Children’s health records from across Bury, Oldham, Rochdale and Trafford have been integrated onto a shared health information system.

The four boroughs have joined the Greater Manchester CarePlus system which is powered by System C. The go-live means nine of the ten CCG areas in Greater Manchester are now using the system for a unified source of information whilst caring for and safeguarding child residents.

The solution integrates with various systems and services and supports the child health service with birth registrations, screening and immunisation programmes, and the Healthy Child Programme.

More than 491,000 children’s records from the legacy PARIS system had to to be migrated to the new system. The process also included merging more than 229,000 records where children were registered on both PARIS and CarePlus and changing the data from the PARIS file formats to the CarePlus upload formats.

Paula Markham, head of operational informatics at the Northern Care Alliance NHS Group said: “Bringing Bury, Oldham, Rochdale and Trafford on board the Greater Manchester child health information system and creating a larger footprint with a single system will strengthen the service for children and parents as well as better supporting our colleagues across the regions.

“We are using CarePlus to provide care professionals with an accurate, comprehensive and up to date electronic record for every child in the areas, at the point of care, by integrating information from maternity providers, blood spot screening labs, health visitor teams and newborn hearing programme providers.”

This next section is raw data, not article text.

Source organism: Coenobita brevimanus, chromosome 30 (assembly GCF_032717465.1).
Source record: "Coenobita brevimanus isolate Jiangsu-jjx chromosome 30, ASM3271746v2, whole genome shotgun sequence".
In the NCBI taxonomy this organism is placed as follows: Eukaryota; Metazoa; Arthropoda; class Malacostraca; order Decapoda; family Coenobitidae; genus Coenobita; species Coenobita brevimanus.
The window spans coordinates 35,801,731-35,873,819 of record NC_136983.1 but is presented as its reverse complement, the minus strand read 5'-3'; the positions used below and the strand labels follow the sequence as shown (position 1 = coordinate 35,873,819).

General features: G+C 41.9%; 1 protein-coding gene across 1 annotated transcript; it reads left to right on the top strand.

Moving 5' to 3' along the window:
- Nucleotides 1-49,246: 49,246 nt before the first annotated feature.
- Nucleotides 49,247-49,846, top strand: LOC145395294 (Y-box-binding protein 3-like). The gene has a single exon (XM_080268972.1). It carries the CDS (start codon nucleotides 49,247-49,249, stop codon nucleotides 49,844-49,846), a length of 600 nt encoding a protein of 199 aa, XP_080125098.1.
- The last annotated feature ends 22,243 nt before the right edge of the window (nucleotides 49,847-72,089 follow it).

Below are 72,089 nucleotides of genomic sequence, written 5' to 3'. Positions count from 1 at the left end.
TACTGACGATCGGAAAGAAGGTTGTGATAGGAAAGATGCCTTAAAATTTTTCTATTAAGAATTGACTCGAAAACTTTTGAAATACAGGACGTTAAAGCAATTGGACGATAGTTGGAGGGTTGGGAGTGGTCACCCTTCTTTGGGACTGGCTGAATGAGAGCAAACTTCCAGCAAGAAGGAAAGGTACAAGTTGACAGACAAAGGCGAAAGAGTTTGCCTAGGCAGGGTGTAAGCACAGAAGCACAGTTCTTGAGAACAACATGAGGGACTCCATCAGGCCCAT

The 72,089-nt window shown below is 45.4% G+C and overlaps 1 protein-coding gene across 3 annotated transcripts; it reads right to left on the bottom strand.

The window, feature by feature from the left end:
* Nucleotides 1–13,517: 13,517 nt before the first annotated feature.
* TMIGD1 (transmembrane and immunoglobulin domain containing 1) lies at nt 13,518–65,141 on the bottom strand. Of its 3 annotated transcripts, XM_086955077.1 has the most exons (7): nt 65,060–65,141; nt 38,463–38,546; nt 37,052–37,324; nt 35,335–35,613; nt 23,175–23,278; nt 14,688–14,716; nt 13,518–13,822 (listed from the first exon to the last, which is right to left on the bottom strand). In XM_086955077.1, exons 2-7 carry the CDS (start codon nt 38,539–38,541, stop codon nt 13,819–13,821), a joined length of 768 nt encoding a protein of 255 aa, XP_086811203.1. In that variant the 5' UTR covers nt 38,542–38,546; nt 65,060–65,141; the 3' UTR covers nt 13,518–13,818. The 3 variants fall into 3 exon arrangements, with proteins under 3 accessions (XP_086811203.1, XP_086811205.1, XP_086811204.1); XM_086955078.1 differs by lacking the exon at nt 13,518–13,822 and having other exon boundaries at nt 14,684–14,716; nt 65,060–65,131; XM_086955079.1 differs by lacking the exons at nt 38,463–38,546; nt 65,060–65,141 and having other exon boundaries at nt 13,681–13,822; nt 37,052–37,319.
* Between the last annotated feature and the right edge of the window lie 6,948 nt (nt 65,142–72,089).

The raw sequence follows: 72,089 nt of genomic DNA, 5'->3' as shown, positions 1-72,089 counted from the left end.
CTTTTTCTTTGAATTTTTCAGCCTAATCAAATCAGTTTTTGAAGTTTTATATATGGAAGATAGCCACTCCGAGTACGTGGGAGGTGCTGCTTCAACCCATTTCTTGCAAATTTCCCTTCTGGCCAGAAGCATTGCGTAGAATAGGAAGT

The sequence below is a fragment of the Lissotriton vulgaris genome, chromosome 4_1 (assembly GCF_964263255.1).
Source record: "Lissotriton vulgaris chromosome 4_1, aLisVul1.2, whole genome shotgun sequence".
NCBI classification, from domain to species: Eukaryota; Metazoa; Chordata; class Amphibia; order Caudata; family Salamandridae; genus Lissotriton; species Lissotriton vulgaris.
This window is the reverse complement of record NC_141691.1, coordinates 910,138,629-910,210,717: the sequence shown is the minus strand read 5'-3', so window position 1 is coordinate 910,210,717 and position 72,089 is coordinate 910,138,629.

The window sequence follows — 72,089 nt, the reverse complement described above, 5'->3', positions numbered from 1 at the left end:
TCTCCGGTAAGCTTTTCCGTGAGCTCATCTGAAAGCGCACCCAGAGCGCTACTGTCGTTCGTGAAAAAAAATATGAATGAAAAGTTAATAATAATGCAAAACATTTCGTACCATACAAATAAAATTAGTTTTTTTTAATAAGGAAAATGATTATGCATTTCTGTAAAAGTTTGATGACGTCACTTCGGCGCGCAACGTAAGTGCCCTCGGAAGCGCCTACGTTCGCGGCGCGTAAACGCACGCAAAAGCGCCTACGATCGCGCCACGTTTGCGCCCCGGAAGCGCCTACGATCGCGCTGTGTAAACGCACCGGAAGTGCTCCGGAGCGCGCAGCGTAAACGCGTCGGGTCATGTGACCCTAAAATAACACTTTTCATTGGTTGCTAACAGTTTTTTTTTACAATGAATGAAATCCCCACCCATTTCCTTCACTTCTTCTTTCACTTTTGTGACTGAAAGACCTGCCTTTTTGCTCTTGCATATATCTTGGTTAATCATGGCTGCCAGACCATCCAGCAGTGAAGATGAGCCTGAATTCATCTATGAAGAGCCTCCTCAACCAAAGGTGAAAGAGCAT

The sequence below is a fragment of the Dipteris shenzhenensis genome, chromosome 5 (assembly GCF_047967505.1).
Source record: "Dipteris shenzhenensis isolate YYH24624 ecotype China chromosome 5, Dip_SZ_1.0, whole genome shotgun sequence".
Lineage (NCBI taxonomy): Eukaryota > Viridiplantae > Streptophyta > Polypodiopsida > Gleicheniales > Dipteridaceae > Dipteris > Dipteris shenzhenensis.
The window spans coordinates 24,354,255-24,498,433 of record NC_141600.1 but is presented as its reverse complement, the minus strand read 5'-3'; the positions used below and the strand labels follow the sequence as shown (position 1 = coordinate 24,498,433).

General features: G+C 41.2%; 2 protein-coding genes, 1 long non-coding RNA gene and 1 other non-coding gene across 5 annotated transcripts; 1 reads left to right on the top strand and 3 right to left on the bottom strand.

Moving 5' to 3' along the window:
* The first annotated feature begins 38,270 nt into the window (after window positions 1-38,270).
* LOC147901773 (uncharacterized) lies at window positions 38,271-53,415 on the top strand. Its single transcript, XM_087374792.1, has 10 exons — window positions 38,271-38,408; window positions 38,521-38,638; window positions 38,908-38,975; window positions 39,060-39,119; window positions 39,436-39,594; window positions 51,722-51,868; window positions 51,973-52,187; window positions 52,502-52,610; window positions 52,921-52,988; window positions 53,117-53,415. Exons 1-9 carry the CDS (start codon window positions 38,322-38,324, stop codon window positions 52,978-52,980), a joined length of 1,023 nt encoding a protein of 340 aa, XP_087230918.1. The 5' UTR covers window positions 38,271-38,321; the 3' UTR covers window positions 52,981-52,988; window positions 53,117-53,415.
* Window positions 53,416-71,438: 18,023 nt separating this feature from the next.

Extending the Greater Manchester child health system to Bury, Oldham, Rochdale and Trafford has increased the total number of children’s records managed by the CarePlus system across the region to 1,366,071. Similar systems have been set up across Cheshire and Surrey.

Markus Bolton, joint chief executive of System C, added: “The Northern Care Alliance and the System C CarePlus team have worked well together to keep this project on track through the challenging national circumstances.

“The project was time-critical as the PARIS system was being turned off at the end of 2020 and Covid-19 lockdown restrictions added further challenges, including having to remain off-site. It’s always great to see successful programmes like this one, joining up health and care and improving services for populations, but particularly so under the current conditions.”

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